Question: Why did you move to Phoenixville?
Answer: Actually, I moved back to Pennsylvania from northeast Ohio in 1988. I was born and raised in Philadelphia and went to college in Philly, and eventually took a promotion out to Cleveland. I chose Phoenixville because the office was in Upper Merion; I worked for SmithKline.
I decided I didn't want to be more than 35 or 40 minutes from the office building. When I came out here, I fell in love with the openness, and what drew me here was the Foundry building. It was magnificent. It was all broken windows and everything else, but the architecture was great. I like that I was living pretty much in the country but still a couple of minutes from downtown Phoenixville. [Route] 422 wasn't like it is today, it was an easy shot to get to King of Prussia and get home, so it was kind of by chance that I ended up here.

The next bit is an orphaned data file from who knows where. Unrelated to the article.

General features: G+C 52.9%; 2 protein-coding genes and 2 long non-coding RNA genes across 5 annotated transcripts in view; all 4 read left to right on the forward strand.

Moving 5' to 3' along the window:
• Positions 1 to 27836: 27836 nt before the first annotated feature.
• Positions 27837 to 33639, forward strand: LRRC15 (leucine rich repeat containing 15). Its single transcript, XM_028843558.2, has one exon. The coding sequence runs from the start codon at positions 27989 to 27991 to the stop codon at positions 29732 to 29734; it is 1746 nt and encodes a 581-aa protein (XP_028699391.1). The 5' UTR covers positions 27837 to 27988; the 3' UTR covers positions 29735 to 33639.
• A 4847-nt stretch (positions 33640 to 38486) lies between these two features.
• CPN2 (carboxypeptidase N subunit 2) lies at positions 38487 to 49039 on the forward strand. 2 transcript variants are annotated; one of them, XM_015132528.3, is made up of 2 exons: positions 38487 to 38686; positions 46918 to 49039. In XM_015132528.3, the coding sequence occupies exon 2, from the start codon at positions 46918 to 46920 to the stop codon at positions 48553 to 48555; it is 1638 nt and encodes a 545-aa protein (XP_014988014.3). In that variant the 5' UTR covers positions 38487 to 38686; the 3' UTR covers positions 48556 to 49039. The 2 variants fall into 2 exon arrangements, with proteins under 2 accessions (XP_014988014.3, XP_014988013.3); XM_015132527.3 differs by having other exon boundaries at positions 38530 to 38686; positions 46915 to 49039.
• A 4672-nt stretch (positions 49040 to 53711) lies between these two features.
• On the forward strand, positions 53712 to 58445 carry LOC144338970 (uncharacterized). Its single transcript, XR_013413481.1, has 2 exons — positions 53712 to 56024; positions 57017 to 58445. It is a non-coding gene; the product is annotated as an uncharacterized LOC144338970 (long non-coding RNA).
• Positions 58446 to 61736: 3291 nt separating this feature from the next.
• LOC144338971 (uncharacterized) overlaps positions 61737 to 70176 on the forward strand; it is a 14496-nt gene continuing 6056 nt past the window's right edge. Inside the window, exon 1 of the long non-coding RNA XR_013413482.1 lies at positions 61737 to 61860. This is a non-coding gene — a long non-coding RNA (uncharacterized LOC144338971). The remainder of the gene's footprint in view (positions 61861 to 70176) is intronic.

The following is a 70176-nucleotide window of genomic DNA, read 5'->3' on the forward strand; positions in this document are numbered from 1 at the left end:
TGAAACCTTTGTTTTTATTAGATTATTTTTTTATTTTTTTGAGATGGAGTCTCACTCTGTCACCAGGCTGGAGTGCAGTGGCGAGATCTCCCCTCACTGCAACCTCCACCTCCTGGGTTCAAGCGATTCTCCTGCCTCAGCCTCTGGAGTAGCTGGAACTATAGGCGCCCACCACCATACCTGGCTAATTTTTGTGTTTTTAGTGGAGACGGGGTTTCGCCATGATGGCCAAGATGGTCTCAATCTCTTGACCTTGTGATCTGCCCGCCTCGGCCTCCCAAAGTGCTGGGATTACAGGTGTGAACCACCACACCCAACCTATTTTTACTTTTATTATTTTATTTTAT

Q: How did you come to get involved with the Planning Commission and what prompted you to eventually run for the Borough Council?
A: Actually, I ran for Borough Council in 1995. I was always very involved in politics wherever I lived. I was on the Planning Commission, chairman of the Democratic party, but my work and my children kind of took a lot of time, and I had gotten away from it for the last five years before I got back. I got into it because of all the conflict and infighting here. I started attending the meetings.